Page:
Now this is a movie. Roma is an astonishing achievement, a ravishing feast for the ears and the eyes that shows the best that cinema can do. Telling the story of a housekeeper in Mexico City during the early 1970s, it combines the personal and the political to devastating effect. This is not only Alfonso Cuarón’s best film, but easily the best film of the year.
Roma creates an entire, fully-realised world here; putting more effort into each shot than some directors put into entire movies. With a style that brings to mind directors as diverse as Béla Tarr, Federico Fellini and Mikhail Kalatozov, Roma really is a sublime work of art.
Yalitza Aparicio, in her debut role, plays Cleo, who keeps house for a middle-class family. Much attention is given to her housework, whether its folding clothes, scooping up dog-shit, dressing the kids for school or fixing a drink for the Matriarch Sofía (Marina de Tavira). Sofía is married to Dr Antonio (Fernando Grediaga), who is introduced driving a massive car that can barely fit in the doorway: a smart metaphor for their strained marriage. Meanwhile, Cleo strikes up a relationship with martial-arts enthusiast Fermín (Jorge Antonio Guerrero), which seems to go swimmingly until Cleo realises she’s three months late. All told against the dense political backdrop of Mexico in the early 70s, the resulting tale is a masterpiece in every sense of the word.
This is as personal as it gets. Cuarón not only wrote and directed the film, but co-produced it, co-edited it and served as his own cinematographer. Shot on an Alexa 65 and using an 2.35:1 aspect ratio, the frame is simply massive, wielding an enormity of depth that brings to mind epics such as Lawrence of Arabia. For example, one shot shows a Martial Arts guru on the side of a cliff doing a demonstration with the city in the distance, then in the corner, far, far away, somebody is putting their washing up. You could watch the film ten times and not catch everything that is going on. It’s the kind of film you might need to watch twice – first to simply marvel at the images and second to catch up on the subtitles. It really had to be in black-and-white, as its the only way to keeps the images clear even when there are a hundred things going on at once. One looks at the choreography – especially involving kids under the age of ten – and thinks: How on earth did he do all that?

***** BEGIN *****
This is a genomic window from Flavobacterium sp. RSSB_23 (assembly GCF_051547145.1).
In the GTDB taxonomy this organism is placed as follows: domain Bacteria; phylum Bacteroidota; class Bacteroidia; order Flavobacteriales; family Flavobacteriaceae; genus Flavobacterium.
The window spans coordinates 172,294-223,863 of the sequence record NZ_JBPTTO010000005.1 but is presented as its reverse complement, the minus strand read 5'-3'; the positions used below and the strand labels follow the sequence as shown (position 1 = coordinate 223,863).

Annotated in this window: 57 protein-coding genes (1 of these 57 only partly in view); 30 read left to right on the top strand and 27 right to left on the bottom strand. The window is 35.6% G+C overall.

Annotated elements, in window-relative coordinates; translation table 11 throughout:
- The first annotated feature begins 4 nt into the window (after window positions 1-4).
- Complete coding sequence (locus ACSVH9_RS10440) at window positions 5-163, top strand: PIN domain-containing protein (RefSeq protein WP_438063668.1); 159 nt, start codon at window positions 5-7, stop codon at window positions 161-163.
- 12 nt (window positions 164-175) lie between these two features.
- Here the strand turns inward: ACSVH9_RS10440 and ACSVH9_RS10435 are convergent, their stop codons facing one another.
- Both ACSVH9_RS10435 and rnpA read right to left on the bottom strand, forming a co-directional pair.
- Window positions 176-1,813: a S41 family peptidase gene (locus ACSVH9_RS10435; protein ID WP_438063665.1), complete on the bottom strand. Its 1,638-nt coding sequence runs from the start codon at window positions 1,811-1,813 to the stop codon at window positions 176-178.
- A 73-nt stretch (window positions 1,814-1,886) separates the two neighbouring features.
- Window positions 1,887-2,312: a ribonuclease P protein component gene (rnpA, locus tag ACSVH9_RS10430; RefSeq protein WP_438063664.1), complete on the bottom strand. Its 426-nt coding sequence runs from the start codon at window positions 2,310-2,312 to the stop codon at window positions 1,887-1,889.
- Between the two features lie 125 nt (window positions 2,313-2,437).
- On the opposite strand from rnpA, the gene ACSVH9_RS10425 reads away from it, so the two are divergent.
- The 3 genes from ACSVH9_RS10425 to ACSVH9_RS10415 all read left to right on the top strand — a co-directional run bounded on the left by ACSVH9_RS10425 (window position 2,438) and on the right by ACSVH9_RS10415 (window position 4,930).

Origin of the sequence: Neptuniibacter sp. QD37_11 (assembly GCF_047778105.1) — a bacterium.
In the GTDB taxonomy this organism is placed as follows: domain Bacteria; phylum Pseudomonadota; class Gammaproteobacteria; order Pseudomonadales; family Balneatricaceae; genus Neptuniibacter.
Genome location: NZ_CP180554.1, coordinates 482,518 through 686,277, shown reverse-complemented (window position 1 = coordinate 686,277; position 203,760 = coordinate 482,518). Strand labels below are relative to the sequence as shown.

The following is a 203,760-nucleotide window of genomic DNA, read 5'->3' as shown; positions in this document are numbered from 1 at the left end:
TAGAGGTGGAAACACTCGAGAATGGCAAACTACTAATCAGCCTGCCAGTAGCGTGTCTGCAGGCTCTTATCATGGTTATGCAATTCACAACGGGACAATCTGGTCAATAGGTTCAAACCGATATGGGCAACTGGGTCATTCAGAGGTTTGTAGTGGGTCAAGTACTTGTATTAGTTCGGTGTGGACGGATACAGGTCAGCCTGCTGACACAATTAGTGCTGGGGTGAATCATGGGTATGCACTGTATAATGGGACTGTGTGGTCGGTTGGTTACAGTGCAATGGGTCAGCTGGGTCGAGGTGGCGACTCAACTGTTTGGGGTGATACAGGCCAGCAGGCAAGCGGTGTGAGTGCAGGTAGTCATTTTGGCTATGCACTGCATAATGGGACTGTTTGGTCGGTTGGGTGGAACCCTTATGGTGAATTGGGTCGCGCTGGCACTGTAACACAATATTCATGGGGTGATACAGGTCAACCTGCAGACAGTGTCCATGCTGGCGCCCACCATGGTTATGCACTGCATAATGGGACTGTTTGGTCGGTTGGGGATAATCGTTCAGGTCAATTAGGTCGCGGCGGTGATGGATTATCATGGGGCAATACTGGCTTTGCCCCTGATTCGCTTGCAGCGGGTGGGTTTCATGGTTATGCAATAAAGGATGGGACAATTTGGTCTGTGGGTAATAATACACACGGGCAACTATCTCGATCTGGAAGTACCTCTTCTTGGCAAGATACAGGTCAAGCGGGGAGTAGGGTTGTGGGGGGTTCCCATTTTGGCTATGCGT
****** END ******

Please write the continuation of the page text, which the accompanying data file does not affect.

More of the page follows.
The surround system is equally sublime, simulating action not seen on the screen, giving the film a transportive, immersive feel. For example, if a character talks off the right of the screen, we hear her from the right side of the theatre. Roma takes sound to its full symphonic capability – expertly mixing the sounds of cars beeping, helicopters circling, dogs barking, women crying and even the odd gun going off. In fact, no film before has ever quite recreated the sensation of walking through a busy city street, fully aware of the sheer infiniteness of the world around you. Crucially, there is no non-diegetic sound; the soundtrack is Mexico itself.
As a result of both its sound and images, it has to be experienced in a cinema or with the best screen and sound system combination available. It’s not that it won’t be the same experience on your laptop or a phone, it simply won’t be the same film. Let’s hope Netflix – who have rebranded their opening logo to a single stylish “N” here – makes sure it gets a traditional release.
The hard part in telling a story like this is by making sure that its central protagonist doesn’t get swept away by all the surrounding grandeur, yet Roma makes sure to prioritise the smaller details too, especially Cleo’s own interiority. As if to introduce the intimate yet epic scope of the movie, the long-opening shot is of the floor with water washing over it, finally revealing the reflection of a plane flying overhead. Then, once we get to the inevitable Christmas scenes, they are shot with such warmth that they recall Bergman’s classic Fanny and Alexander. Perhaps the supporting cast aren’t as three-dimensional as they could be, yet this is cinema of gesture – characters are not so much people in themselves than stand-ins for something bigger than themselves.
To be honest, I feel little need right now for conventional analysis of themes and character or to explain the historical background to the tale (which is always present but never full explained). As simply something to marvel at, this is cinema at its best. Go see it on the biggest screen you can.